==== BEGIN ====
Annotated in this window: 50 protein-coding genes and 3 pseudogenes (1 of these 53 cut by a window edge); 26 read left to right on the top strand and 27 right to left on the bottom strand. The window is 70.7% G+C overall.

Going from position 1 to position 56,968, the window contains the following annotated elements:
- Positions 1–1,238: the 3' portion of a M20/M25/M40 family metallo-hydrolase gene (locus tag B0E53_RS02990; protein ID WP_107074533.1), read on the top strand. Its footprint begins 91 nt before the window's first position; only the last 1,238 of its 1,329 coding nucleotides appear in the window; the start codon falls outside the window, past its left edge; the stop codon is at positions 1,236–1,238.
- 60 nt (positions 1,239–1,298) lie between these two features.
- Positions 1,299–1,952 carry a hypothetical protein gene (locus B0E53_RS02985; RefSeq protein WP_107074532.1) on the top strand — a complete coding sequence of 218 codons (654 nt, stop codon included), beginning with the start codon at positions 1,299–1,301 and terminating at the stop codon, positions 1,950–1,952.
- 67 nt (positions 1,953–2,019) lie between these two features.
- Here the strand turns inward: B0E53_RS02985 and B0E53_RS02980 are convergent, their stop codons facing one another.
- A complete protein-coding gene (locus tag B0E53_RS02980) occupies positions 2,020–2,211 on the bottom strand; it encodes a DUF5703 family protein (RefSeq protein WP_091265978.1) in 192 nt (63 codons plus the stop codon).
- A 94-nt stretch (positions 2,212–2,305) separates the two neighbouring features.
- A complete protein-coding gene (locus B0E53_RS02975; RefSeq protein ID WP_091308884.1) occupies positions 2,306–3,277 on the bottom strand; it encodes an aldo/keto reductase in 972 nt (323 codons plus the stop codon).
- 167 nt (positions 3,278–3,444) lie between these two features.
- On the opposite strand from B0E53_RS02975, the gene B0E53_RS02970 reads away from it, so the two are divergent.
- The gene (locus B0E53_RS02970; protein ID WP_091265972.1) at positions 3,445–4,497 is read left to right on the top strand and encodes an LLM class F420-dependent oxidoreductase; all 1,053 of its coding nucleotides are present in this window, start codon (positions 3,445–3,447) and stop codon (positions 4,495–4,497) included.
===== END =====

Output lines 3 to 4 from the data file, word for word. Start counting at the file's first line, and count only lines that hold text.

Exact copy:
- Positions 1–1,238: the 3' portion of a M20/M25/M40 family metallo-hydrolase gene (locus tag B0E53_RS02990; protein ID WP_107074533.1), read on the top strand. Its footprint begins 91 nt before the window's first position; only the last 1,238 of its 1,329 coding nucleotides appear in the window; the start codon falls outside the window, past its left edge; the stop codon is at positions 1,236–1,238.
- 60 nt (positions 1,239–1,298) lie between these two features.